According to a recent article by Reuters, the British Heart Foundation is urging the government to change legislation that dictates branding and advertising on cigarette packages, so that they are plainer and less appealing. This comes after the charity did a survey among young people to establish if they would find packaging less appealing if it didn’t contain any form of branding or personality. The majority response indicated that young people might be less likely to smoke if they were plainer. However, in reality will dull packaging be effective as motivating people to give up or take up smoking, and why?
This is not the first time that this topic has reached the news, as Australia, controversially, decided in November last year that they plan to implement similar restrictions on cigarette packaging during the course of this year. The new laws dictate that packages will have to be olive green, as people are believed to find the colour less appealing, will contain graphic images that portray the effects of smoking on the body accompanied by health warnings, but most importantly of all, no branding of any kind will be allowed to be printed on them.
In many countries including the UK, tobacco companies aren’t allowed to advertise, meaning that their only means to get the public’s attention is to make cigarette packaging as appealing as possible, which means that naturally a decision such as will be controversial. In Australia tobacco companies threatened to take legal action if the law were to be implemented.
Cigarette manufacturers are already required to place images of the effects of smoking as well as warning messages on their cigarettes. However, research has shown that amidst the branding, these images might not be as noticeable as they need to be. Plain packaging is thought to enhance these warning images, which could enhance the message being received by us. It’s also possible that the colour of the plain packaging could influence the perception of how good cigarettes are, as the famous Philip Morris study from the US showed, when it discovered that we perceived cigarettes in red packaging to be harsher than those in blue packs and that the ones in the blue packs were thought to burn too fast and weren’t easy to smoke, even though both types of cigarettes where exactly the same.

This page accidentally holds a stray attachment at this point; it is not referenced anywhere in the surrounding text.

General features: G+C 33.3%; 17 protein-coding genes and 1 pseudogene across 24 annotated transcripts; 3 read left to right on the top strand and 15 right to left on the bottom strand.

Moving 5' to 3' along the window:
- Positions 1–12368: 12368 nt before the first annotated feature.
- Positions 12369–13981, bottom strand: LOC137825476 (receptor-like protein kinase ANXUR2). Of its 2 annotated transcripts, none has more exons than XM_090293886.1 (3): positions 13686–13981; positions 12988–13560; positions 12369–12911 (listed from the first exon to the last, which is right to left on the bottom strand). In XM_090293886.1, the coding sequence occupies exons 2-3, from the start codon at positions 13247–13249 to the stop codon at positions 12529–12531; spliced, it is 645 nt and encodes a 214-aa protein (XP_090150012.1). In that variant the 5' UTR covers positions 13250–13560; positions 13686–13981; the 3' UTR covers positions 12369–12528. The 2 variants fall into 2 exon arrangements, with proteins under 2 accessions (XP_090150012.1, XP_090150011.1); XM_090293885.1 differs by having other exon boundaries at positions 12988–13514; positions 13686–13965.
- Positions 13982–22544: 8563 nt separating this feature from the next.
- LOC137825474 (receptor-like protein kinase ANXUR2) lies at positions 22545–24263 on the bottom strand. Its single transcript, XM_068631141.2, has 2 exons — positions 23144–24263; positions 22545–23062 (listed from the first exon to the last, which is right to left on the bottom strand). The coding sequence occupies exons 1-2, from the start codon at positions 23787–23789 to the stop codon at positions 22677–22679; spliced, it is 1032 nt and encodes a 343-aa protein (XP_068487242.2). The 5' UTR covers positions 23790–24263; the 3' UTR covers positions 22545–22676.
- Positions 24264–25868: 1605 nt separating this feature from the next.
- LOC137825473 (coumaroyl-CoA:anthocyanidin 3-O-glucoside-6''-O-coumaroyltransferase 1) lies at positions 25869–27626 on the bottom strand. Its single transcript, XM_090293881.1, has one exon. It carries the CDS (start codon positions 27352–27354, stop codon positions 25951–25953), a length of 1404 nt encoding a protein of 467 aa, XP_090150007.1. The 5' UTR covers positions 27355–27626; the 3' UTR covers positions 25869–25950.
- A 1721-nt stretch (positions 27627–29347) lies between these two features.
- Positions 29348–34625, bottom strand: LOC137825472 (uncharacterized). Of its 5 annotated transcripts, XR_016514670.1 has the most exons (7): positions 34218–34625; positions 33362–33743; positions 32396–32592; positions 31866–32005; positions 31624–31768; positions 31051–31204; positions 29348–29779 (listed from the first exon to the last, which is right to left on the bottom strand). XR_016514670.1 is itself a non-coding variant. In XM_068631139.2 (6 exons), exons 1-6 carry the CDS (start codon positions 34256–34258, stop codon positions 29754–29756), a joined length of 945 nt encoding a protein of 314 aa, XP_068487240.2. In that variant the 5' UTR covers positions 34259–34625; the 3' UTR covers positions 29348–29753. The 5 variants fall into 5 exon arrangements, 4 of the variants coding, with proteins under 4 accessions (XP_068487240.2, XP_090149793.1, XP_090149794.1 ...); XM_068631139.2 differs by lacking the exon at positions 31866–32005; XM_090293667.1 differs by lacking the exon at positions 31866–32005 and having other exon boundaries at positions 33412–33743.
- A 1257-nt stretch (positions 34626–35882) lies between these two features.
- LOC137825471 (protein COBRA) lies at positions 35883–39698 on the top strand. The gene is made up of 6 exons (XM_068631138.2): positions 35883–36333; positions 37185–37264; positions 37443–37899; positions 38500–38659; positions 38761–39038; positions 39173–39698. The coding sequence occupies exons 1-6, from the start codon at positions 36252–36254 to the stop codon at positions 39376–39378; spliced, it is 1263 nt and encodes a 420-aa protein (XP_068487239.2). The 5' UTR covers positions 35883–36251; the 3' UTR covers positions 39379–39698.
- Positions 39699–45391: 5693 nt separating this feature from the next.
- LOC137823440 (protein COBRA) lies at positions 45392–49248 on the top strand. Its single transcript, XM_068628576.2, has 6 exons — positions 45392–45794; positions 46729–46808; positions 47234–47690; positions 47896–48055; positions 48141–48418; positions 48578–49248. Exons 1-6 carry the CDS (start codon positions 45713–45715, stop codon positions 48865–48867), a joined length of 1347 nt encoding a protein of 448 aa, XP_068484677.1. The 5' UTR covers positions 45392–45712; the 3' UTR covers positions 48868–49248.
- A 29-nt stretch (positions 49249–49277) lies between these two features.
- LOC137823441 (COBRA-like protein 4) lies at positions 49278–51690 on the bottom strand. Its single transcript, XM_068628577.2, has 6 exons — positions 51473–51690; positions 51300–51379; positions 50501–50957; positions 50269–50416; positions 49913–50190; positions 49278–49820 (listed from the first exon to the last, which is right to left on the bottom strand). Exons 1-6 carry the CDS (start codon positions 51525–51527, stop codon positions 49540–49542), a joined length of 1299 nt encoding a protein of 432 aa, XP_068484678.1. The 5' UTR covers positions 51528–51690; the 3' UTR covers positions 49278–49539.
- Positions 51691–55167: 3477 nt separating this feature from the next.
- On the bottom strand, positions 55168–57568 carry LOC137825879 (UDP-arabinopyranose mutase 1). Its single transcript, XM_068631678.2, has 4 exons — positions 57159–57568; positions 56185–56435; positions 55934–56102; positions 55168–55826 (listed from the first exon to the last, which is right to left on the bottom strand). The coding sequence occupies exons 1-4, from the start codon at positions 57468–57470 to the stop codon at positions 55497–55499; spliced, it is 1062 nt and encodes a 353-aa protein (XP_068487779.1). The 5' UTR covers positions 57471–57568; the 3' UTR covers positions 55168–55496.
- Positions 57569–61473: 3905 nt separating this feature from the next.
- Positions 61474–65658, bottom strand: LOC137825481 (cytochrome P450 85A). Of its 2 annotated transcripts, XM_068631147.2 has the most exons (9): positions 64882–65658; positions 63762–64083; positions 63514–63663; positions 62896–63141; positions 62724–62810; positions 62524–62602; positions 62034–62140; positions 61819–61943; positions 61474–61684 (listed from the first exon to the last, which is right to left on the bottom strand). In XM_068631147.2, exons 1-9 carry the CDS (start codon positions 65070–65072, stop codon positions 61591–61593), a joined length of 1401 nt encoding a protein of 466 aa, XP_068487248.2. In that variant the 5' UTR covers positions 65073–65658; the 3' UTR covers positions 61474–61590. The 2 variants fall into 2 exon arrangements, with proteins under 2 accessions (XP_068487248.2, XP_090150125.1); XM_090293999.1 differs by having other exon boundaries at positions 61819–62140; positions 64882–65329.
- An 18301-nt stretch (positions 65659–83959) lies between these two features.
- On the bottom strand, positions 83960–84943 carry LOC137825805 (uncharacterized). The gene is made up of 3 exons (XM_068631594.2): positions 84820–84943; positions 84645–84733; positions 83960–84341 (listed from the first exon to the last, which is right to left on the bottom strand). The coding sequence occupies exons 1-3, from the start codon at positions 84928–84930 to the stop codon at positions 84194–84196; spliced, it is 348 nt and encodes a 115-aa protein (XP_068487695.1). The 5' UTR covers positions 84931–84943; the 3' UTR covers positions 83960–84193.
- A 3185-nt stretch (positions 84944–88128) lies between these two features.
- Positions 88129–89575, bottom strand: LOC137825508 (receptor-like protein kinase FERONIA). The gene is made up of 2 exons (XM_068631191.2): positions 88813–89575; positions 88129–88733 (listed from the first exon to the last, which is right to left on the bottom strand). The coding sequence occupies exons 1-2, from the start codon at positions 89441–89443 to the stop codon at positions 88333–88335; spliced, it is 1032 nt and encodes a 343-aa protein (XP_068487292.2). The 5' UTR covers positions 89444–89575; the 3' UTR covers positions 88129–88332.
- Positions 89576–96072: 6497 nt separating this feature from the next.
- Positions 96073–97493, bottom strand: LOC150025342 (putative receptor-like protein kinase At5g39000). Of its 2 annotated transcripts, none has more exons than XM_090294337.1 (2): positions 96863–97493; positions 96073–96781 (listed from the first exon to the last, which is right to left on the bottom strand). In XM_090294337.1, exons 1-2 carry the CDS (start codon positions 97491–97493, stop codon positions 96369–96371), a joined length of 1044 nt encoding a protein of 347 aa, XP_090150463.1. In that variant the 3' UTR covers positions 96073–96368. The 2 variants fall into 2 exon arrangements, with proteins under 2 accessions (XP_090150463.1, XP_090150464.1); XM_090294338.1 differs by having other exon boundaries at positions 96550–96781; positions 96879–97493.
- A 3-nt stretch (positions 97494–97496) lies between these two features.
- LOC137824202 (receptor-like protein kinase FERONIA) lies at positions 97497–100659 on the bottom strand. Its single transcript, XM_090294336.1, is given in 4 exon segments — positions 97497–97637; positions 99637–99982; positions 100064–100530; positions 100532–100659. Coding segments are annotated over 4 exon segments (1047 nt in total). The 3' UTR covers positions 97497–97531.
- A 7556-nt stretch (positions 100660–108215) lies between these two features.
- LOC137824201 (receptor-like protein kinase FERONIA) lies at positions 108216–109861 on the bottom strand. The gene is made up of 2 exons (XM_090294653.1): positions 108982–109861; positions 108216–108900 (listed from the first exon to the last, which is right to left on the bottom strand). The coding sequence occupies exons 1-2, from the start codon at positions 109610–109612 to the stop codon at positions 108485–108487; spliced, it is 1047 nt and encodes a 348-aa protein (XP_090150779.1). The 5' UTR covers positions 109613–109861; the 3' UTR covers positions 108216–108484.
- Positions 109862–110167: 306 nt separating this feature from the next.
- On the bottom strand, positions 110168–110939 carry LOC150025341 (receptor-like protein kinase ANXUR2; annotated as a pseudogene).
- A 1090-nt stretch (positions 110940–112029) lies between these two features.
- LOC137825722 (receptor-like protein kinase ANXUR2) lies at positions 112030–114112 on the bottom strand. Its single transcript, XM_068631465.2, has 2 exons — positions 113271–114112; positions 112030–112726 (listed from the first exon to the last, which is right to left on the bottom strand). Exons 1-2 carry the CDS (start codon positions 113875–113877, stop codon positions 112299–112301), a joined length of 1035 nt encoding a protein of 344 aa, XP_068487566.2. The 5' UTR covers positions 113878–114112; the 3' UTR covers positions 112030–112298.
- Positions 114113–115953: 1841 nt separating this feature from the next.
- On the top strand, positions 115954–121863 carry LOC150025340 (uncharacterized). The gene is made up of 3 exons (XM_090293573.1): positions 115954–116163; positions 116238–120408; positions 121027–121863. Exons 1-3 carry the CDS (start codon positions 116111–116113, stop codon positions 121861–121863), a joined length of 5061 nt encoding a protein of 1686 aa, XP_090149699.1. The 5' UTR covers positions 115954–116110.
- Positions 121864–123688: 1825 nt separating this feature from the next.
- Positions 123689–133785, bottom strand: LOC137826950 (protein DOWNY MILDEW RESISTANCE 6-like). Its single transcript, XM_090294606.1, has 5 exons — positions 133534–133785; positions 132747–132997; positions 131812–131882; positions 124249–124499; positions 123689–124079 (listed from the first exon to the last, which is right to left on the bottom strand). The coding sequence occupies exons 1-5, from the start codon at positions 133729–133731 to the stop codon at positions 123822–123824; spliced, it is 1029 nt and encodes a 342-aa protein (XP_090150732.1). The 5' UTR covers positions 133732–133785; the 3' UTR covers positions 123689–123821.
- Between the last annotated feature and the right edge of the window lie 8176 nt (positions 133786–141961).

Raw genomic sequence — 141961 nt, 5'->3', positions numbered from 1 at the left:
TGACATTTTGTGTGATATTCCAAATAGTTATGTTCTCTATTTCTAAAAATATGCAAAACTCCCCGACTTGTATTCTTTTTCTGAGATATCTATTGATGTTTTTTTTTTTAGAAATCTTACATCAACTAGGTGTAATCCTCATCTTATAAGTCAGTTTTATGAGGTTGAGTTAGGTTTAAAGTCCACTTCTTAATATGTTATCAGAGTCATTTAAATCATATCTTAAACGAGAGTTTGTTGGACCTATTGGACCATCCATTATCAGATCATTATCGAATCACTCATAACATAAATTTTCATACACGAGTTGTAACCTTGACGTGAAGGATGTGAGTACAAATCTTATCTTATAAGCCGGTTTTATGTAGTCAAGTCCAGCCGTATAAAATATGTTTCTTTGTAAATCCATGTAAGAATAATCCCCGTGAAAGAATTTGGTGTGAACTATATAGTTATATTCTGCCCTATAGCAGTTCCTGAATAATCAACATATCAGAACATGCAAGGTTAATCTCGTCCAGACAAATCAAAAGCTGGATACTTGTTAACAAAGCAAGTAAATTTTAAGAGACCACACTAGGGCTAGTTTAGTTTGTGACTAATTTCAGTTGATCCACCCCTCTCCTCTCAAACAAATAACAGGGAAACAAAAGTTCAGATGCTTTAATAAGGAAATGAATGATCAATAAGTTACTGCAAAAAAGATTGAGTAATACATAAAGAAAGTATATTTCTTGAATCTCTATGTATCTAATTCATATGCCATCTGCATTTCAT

Research done on plain packaging has shown similar results, with participants perceiving those cigarettes in plain packaging as being less tobacco rich and less ‘trendy’ than those in branded colourful packs. This would mean that if packaging were to chance, we’d be less likely to buy cigarette brand because it projected a certain image.
It’s possible that it might deter people from taking up smoking, as the British Heart Foundation study found, but those that are already smokers that have already developed an addiction to cigarettes, may not be as susceptible.
At least clearer health messages will make people more aware of the health risks of smoking, however it’s still not the same as being told face-to-face by a friend or relative, according to a study published in the journal Nature Neuroscience. There has also been research that shows that nicotine addiction may make people less receptive to the effects of visual messages, because of how it can influence brain chemistry.
Although I agree with this potential new legislation, as I think that it has the potential to be very effective as a deterrent as well as a quit-smoking motivator, however I think that there should still be emphasis placed on tailor made smoking solutions for those who are already smokers.